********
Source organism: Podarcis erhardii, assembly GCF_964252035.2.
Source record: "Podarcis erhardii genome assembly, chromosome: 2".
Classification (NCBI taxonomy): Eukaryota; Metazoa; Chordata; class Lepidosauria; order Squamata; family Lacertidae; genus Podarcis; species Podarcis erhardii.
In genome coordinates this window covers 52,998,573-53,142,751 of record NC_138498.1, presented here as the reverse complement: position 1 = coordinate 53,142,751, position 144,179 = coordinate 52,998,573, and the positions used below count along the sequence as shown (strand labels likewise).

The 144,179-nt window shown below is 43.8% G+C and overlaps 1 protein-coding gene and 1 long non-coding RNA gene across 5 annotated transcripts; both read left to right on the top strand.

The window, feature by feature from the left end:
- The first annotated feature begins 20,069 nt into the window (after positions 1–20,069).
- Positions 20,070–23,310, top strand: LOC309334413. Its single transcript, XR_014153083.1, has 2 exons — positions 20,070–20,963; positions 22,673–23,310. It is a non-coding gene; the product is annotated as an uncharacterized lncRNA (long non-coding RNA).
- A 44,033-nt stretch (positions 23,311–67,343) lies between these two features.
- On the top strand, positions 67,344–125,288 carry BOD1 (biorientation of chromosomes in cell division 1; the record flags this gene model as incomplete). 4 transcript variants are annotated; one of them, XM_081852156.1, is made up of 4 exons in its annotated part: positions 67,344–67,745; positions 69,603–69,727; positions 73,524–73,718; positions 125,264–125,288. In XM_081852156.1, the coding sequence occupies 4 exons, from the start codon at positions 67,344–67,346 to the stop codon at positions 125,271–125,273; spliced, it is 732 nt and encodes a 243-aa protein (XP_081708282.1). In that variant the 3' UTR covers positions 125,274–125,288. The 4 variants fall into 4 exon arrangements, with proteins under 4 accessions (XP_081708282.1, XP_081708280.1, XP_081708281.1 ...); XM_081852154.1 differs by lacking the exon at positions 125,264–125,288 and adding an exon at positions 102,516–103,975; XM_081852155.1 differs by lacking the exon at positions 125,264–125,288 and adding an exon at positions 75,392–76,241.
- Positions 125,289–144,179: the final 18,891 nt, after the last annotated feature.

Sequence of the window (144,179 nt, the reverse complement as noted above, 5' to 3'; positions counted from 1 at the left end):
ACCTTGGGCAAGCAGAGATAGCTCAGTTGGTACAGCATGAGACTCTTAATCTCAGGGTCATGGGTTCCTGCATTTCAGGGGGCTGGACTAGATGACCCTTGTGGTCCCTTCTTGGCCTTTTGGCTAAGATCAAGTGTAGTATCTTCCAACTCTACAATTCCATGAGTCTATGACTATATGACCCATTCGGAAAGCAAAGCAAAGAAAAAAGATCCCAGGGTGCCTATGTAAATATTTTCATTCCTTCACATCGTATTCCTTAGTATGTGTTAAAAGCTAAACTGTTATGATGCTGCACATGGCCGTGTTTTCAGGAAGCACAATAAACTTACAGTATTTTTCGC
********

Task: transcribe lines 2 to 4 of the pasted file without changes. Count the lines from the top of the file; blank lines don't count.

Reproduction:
Source record: "Podarcis erhardii genome assembly, chromosome: 2".
Classification (NCBI taxonomy): Eukaryota; Metazoa; Chordata; class Lepidosauria; order Squamata; family Lacertidae; genus Podarcis; species Podarcis erhardii.
In genome coordinates this window covers 52,998,573-53,142,751 of record NC_138498.1, presented here as the reverse complement: position 1 = coordinate 53,142,751, position 144,179 = coordinate 52,998,573, and the positions used below count along the sequence as shown (strand labels likewise).